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Where The U.S. Sees Threats In China, Israel Sees Opportunity


The Trump administration has shown nothing but support for the Israeli government. But it has one major criticism, growing Chinese influence in the Israeli economy. The U.S. has warned countries around the world against accepting Chinese investments. But where the U.S. sees threats, Israel sees opportunity. NPR's Daniel Estrin begins his report on the Mediterranean coast.

DANIEL ESTRIN, BYLINE: We have these beautiful, beautiful hills here, rolling all the way down to this - really, it's a dramatic view of the port.

SHAUL CHOREV: It's a remarkable view of the port. If you look there, and you can see the boats that are anchoring there, you can see this is the naval base there.

ESTRIN: Former Deputy Chief of the Israeli Navy Shaul Chorev.

CHOREV: You can see the entrance of the submarine base.

ESTRIN: That long white building?


ESTRIN: That's the submarine base?


ESTRIN: Israel's entire submarine fleet is there?


ESTRIN: The U.S. Sixth Fleet conducts exercises here. It's where the fleet would be stationed to help Israel during wartime. But now the U.S. is worried because just next door, Israel has invited a Chinese company to build and operate a new container terminal where ships can load and unload goods. You can see a platform jutting out into the water. It's where the Chinese company will build the communications infrastructure for the harbor. The U.S. thinks China could use it to collect intelligence. Former Israeli Navy official Chorev.

CHOREV: First, they can spy. Second, they can limit the activity of the harbor in case of emergency.

ESTRIN: Israel wants this Chinese-operated terminal. It'll expand Israel's shipping capacity. It's the kind of project that concerns U.S. officials, not just in Israel but around the world, as China pursues a plan for a global infrastructure network, the Belt and Road Initiative.


JOHN ROOD: China wants to own the road and wants to control the belt.

ESTRIN: U.S. Under Secretary of Defense for Policy John Rood speaking at a security conference in Israel recently.


ROOD: China has tremendous ambitions and President-for-life Xi ambitions to be a global power and to, over time, replace the United States as the preeminent global power.

ESTRIN: The port in Israel is just one example of Chinese investment in Israeli strategic infrastructure. A Chinese state-owned company now owns a stake in an Israeli power plant. Another Chinese company's building a light rail line in Tel Aviv. U.S. officials think China's investing in Israeli infrastructure as a stepping stone to the Western European markets so China can say to Europe, we've met Israel's high-quality standards, we can meet your standards, too. The other thing the U.S. is worried about is China and its security services getting in on Israel's high tech. Pentagon official Rood again.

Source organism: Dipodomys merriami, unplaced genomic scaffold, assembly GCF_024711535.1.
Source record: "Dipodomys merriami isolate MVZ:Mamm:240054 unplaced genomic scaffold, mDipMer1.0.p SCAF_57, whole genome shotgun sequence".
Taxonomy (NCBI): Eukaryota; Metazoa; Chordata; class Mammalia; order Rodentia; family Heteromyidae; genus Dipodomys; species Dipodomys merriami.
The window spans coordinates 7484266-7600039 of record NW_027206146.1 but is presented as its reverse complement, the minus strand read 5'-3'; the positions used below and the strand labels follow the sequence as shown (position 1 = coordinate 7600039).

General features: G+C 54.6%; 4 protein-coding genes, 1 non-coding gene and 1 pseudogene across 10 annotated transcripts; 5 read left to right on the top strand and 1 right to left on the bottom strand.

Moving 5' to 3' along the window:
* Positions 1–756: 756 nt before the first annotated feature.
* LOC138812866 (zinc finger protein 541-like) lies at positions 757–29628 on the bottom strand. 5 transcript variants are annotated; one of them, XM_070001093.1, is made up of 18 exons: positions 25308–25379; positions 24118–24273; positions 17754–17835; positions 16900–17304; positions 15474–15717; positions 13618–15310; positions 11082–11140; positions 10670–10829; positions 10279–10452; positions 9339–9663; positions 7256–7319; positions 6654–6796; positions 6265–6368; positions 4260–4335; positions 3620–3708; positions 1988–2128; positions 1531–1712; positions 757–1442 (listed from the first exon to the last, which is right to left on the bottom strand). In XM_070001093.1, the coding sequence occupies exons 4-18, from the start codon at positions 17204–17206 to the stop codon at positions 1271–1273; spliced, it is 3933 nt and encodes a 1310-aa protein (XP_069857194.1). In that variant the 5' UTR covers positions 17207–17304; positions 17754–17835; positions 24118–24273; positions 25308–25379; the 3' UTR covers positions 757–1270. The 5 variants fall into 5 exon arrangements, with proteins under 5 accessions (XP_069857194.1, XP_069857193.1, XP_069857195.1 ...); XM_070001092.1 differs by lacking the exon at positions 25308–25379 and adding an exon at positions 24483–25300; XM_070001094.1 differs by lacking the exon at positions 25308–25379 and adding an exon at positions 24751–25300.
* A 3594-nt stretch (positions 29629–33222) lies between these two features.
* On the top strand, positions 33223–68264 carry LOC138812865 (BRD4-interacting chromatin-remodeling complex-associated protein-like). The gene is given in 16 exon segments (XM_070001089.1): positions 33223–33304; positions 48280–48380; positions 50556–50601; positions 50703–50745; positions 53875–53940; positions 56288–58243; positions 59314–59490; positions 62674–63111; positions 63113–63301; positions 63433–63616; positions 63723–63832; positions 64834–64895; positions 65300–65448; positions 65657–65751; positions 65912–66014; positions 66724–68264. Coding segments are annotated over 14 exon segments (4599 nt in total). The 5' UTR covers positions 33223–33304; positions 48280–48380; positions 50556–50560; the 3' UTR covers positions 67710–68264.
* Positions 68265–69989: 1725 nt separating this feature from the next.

ROOD: The Chinese have shown interest in Israeli technology. In some areas where China has made investments or pursued activities around the world, the security services have followed or been a part of those dealings.

ESTRIN: Chinese investments in Israeli tech startups shot up a few years ago, in fields like cybersecurity, digital health and automated car technology. Simon Weintraub, a Tel Aviv lawyer representing Israeli tech firms, has an office full of gifts from Chinese business colleagues, like a cute panda picture.

SIMON WEINTRAUB: We were getting, you know, requests probably a couple times a month of new investment deals, most of which went through.

ESTRIN: But U.S. officials think Chinese access to cutting-edge technologies could help China's economy and military compete directly with the U.S. The U.S. is coming up with rules to block Chinese investment in sensitive U.S. technologies. The U.S. has asked Israel to come up with its own screening system. But U.S. officials accuse Israel of dragging its feet. Assaf Orion of the Israeli Institute for National Security Studies says Israel sees China differently.

ASSAF ORION: Israel and the U.S. have different threat perceptions with China because, well, Israel is well-tuned against its traditional enemies. And China is not one of our enemies.

ESTRIN: The Chinese ambassador wrote in an Israeli paper that China has no ulterior motives and its role in Israel is being blown out of proportion. Israel wants access to the world's second-largest economy. So for now it's not restricting its companies from accepting Chinese investments. But some Israeli companies are deciding on their own to refuse Chinese money, according to Weintraub, the lawyer in Tel Aviv.

WEINTRAUB: I get calls all the time from Israeli companies who have either taken money previously from China or are considering to take new investments from China. They're very nervous about taking money from China and somehow being under scrutiny in the United States for activities vis-a-vis China.

ESTRIN: One Israeli company he represents recently turned down a multi-million-dollar offer from a major Chinese venture capitalist. The company works in sensitive medical records, and it's worried that it could be cut off from business with U.S. hospitals if it has Chinese investors. But Weintraub says this company and others might get creative, setting up new corporate structures to work with China anyway.

WEINTRAUB: I know that China isn't going anywhere. China is a superpower, and a rising superpower. Israel cannot ignore China and has to find a way to be part of that balancing act.

ESTRIN: The balancing act will be tapping into China without upsetting the U.S.

Daniel Estrin, NPR News, Tel Aviv. Transcript provided by NPR, Copyright NPR.

Daniel Estrin is NPR's international correspondent in Jerusalem.
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